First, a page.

New Belgium Brewing opens Asheville, N.C., location
Craft brewer celebrates 25th anniversary
Founded from humble beginnings 25 years ago, New Belgium Brewing started in the basement of its founder Kim Jordan and her husband, Jeff Lebesch, who, along with friends, produced the labels and delivered beer in their station wagon. Celebrating its quarter-of-a-century anniversary this year, the craft brewer has grown into a 1.5 million-barrel operation and is expanding beyond its Fort Collins, Colo., facility with the recent opening of a brewery and tasting room in Asheville, N.C. All the while, the company has maintained its longstanding commitment to producing world-class craft beers in an environmentally conscious way.
New Belgium began pouring its Belgian-inspired craft beers, including its flagship Fat Tire Amber Ale, at its new 500,000-square-foot facility on the banks of the French Broad River in May.
The new facility includes a brewery and Liquid Center tasting room, complete with an expansive outdoor patio and plenty of room for bike parking, the company says. Its distribution center is about eight miles east of the brewery and Liquid Center.
Inspired by a bike trip through Belgium and using a red bicycle as part of its logo and packaging, New Belgium began operations in 1991 with the vision of making world-class beers while minimizing its environmental footprint. In 2014, the company sold more than 945,000 barrels of beer across 39 states and the District of Columbia, the company says.
Now the fourth-largest craft brewery in the country, New Belgium produces 14 year-round beers, including Fat Tire Amber Ale, Ranger India Pale Ale, Slow Ride Sessions IPA and Citradelic Tangerine IPA, along with a gluten-reduced line, Glutiny Pale Ale and Glutiny Golden Ale. It also boasts a seasonal-release program and esoteric styles through its Lips of Faith series resulting in beers like La Folie, a sour brown ale aged up to three years in French oak barrels, the company says.
Recognizing that it takes a village to raise a brewery, and in alignment with the area’s transportation priorities, New Belgium donated land to the City of Asheville and the county to extend the French Broad River greenway, which, when complete, will run four miles along the river with connecting spurs into downtown, creating a 10-mile system, the company says.
“Our Asheville location allows us to become a national brewery and ship beer to the East Coast with a smaller footprint than if we shipped to the East Coast from Colorado,” says Susanne Hackett, New Belgium Brewing communications specialist. “Being located in a walk-able and bike-able urban setting also provides quality of life benefits to coworkers and visitors.”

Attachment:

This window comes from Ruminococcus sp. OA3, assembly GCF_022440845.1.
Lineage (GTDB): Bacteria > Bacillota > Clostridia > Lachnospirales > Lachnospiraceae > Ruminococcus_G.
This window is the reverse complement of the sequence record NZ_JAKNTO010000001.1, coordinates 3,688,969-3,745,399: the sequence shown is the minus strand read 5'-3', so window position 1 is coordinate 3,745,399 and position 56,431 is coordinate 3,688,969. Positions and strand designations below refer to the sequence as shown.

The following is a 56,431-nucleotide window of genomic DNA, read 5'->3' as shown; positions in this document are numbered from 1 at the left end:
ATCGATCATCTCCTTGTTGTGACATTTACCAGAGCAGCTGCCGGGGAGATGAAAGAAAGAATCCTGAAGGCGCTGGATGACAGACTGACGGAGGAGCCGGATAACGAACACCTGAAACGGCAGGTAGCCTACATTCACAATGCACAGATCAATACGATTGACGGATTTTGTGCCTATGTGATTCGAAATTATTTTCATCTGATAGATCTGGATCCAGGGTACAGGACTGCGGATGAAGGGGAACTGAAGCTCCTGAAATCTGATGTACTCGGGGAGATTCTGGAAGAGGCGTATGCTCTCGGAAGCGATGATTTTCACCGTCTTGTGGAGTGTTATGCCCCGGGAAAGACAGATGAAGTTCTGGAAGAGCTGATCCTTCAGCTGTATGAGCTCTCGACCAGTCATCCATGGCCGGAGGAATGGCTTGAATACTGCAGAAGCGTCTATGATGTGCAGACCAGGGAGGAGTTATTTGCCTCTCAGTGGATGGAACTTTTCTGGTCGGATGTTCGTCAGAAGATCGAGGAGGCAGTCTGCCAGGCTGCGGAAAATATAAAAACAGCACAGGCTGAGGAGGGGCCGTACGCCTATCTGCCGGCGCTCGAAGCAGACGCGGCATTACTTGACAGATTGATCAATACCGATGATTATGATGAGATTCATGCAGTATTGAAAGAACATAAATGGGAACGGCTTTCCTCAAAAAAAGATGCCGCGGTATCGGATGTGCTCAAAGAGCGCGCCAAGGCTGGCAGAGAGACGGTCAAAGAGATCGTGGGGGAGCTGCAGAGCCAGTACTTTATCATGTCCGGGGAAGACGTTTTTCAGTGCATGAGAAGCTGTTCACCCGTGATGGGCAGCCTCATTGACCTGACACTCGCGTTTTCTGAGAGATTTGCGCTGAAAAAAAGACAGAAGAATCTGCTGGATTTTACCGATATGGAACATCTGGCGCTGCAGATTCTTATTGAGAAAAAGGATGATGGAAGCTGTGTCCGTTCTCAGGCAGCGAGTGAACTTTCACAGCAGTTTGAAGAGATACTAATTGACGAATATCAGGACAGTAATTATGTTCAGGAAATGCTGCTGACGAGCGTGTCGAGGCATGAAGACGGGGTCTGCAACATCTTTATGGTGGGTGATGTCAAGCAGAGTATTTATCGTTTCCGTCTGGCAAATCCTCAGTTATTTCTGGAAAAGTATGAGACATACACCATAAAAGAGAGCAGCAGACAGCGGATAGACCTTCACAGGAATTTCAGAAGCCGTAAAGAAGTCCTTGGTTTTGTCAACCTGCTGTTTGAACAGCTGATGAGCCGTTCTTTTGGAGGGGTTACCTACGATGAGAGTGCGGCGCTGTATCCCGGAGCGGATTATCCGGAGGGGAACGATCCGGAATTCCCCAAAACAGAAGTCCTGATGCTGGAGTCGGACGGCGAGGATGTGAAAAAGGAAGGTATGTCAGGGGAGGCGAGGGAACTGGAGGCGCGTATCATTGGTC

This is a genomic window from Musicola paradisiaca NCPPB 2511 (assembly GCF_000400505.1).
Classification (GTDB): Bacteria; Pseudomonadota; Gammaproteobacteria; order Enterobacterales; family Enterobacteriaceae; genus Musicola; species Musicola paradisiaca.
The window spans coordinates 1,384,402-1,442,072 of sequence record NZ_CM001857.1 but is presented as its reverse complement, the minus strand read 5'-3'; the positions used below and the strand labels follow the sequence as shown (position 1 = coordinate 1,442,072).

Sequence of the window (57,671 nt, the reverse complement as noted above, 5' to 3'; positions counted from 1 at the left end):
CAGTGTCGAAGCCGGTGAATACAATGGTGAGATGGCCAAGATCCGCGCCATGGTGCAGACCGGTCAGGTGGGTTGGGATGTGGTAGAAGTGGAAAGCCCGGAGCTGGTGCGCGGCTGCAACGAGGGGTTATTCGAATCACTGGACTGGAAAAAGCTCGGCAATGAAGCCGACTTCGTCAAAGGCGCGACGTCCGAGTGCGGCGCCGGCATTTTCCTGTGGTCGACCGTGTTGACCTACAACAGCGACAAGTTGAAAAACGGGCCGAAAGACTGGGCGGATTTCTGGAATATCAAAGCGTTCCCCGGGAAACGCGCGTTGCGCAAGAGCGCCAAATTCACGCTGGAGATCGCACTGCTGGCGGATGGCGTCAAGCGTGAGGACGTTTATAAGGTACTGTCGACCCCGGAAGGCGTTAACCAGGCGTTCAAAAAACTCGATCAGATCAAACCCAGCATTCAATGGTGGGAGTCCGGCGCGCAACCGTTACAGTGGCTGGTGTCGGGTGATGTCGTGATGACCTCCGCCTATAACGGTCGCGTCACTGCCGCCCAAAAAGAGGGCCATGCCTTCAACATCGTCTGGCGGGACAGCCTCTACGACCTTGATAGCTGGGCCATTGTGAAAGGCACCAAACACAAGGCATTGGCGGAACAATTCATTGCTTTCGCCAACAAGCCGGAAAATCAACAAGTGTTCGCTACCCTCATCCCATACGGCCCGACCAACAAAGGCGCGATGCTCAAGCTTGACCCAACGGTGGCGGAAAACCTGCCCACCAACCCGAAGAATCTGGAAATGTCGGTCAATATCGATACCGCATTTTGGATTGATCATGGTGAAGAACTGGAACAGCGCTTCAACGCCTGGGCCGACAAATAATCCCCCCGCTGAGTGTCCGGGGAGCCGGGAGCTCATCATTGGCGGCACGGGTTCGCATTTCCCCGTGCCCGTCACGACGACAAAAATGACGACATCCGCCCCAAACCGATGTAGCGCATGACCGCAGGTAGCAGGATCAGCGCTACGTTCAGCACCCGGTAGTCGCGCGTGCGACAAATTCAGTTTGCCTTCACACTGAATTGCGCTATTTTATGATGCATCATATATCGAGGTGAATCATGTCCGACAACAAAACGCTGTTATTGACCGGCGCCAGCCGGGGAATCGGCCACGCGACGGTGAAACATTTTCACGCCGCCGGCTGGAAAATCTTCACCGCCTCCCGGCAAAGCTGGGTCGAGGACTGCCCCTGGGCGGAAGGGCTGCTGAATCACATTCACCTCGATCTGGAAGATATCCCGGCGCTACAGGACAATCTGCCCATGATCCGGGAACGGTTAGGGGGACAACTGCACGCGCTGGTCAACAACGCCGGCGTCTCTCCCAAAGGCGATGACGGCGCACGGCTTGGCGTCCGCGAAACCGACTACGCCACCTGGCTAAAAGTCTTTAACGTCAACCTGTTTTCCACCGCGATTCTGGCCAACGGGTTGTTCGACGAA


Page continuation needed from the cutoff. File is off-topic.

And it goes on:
Brownfield to brewery
With a strong commitment and love for its community, coworkers and the environment, New Begium’s employee-owners prioritized purchasing a brownfield site in Asheville to align with its sustainable in-fill and redevelopment strategy, instead of clearing virgin land.
“Urban redevelopment restores important ecosystem functions as well as offering a beautiful and uplifting community space, making the area more environmentally and socially sustainable,” Hackett says.
From its inception, New Belgium Brewing has sought to minimize resource consumption, maximize energy efficiency and recycle at every opportunity. Efficiencies throughout production have allowed New Belgium to achieve a four-to-one water-to-beer ratio, significantly lower than the industry average, according to the company.
By treating process water through an onsite water treatment plant, New Belgium is able to produce as much as 15 percent of its total electricity needs via methane-fired engines in Colorado, which effectively turns a waste stream into a commodity. The brewery is currently working to determine how it will use its methane-rich biogas at the Asheville brewery.
Additionally, New Belgium operates a 300 kilowatt solar array in Colorado, providing the brewery with 4.5 percent of its annual electricity needs. The Asheville brewery is starting with 19 kilowatts of solar panels and a solar thermal system, with aspirations of adding solar power down the road, the company says.
The following are other innovative features that the company has incorporated into the energy systems of its facilities: repurposed materials from deconstructed building on the site, LED lighting, high-efficiency cooling and distribution heating and cooling, solar hot water and PV, natural ventilation and HVAC and process heat recovery.
The craft brewer is pursuing Leadership in Energy and Environmental Design (LEED) certification for the Asheville brewery, distribution warehouse and Liquid Center tap room, it adds.
Fostering a similar handmade mentality, the 6,000-square foot riverside tap room features the work of local artists on handmade bars, tables and chairs, which are crafted from nearly 14 linear miles of repurposed wood salvaged from the stockyard formerly onsite, Hackett notes.
“A cantilevered deck sits above the new greenway and the French Broad River, local food trucks will be on site and an event lawn will open this summer to host bike-in movies and general outdoor fun,” she says.
CeleBEERation in Asheville
In celebration of its milestone 25th anniversary, CeleBEERation in Asheville will take place Aug. 27. It will be the official opening of the Asheville brewery.
“Customers can ride the greenway to the brewery and take in views of one of the oldest rivers in the world — while sipping an Asheville-brewed Fat Tire on the deck of the Liquid Center,” Hackett says.
“Truly, it’s been an honor to be part of this industry for the last 25 years,” she says. “We’ve seen and been part of a lot of change and innovation, and look forward to the next 25.”